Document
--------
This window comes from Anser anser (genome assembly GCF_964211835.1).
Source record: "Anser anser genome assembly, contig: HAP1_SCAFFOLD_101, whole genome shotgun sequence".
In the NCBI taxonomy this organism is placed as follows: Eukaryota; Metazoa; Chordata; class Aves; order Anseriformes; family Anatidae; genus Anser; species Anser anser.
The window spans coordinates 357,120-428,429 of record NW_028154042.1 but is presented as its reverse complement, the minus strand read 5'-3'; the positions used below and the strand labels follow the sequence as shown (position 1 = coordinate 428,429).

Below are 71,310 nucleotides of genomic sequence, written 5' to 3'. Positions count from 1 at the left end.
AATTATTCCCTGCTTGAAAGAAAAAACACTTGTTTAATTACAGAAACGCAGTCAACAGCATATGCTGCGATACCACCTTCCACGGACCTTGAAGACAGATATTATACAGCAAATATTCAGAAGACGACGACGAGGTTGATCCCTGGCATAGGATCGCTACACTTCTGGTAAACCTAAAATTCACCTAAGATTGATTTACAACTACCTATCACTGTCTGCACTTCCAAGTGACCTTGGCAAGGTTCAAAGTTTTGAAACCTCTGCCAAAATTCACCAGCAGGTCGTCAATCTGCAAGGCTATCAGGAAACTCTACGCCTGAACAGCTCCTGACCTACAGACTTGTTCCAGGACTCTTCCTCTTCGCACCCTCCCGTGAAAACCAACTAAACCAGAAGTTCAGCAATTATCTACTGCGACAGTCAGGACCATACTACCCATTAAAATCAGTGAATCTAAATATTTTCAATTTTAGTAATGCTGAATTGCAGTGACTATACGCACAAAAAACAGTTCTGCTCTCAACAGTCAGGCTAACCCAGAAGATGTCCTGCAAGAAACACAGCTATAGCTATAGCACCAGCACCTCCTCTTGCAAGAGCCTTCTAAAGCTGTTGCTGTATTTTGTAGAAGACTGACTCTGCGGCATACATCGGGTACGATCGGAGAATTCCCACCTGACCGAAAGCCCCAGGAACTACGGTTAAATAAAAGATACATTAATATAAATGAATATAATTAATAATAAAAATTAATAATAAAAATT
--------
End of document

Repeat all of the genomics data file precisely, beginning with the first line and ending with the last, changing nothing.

This window comes from Anser anser (genome assembly GCF_964211835.1).
Source record: "Anser anser genome assembly, contig: HAP1_SCAFFOLD_101, whole genome shotgun sequence".
In the NCBI taxonomy this organism is placed as follows: Eukaryota; Metazoa; Chordata; class Aves; order Anseriformes; family Anatidae; genus Anser; species Anser anser.
The window spans coordinates 357,120-428,429 of record NW_028154042.1 but is presented as its reverse complement, the minus strand read 5'-3'; the positions used below and the strand labels follow the sequence as shown (position 1 = coordinate 428,429).

Below are 71,310 nucleotides of genomic sequence, written 5' to 3'. Positions count from 1 at the left end.
AATTATTCCCTGCTTGAAAGAAAAAACACTTGTTTAATTACAGAAACGCAGTCAACAGCATATGCTGCGATACCACCTTCCACGGACCTTGAAGACAGATATTATACAGCAAATATTCAGAAGACGACGACGAGGTTGATCCCTGGCATAGGATCGCTACACTTCTGGTAAACCTAAAATTCACCTAAGATTGATTTACAACTACCTATCACTGTCTGCACTTCCAAGTGACCTTGGCAAGGTTCAAAGTTTTGAAACCTCTGCCAAAATTCACCAGCAGGTCGTCAATCTGCAAGGCTATCAGGAAACTCTACGCCTGAACAGCTCCTGACCTACAGACTTGTTCCAGGACTCTTCCTCTTCGCACCCTCCCGTGAAAACCAACTAAACCAGAAGTTCAGCAATTATCTACTGCGACAGTCAGGACCATACTACCCATTAAAATCAGTGAATCTAAATATTTTCAATTTTAGTAATGCTGAATTGCAGTGACTATACGCACAAAAAACAGTTCTGCTCTCAACAGTCAGGCTAACCCAGAAGATGTCCTGCAAGAAACACAGCTATAGCTATAGCACCAGCACCTCCTCTTGCAAGAGCCTTCTAAAGCTGTTGCTGTATTTTGTAGAAGACTGACTCTGCGGCATACATCGGGTACGATCGGAGAATTCCCACCTGACCGAAAGCCCCAGGAACTACGGTTAAATAAAAGATACATTAATATAAATGAATATAATTAATAATAAAAATTAATAATAAAAATT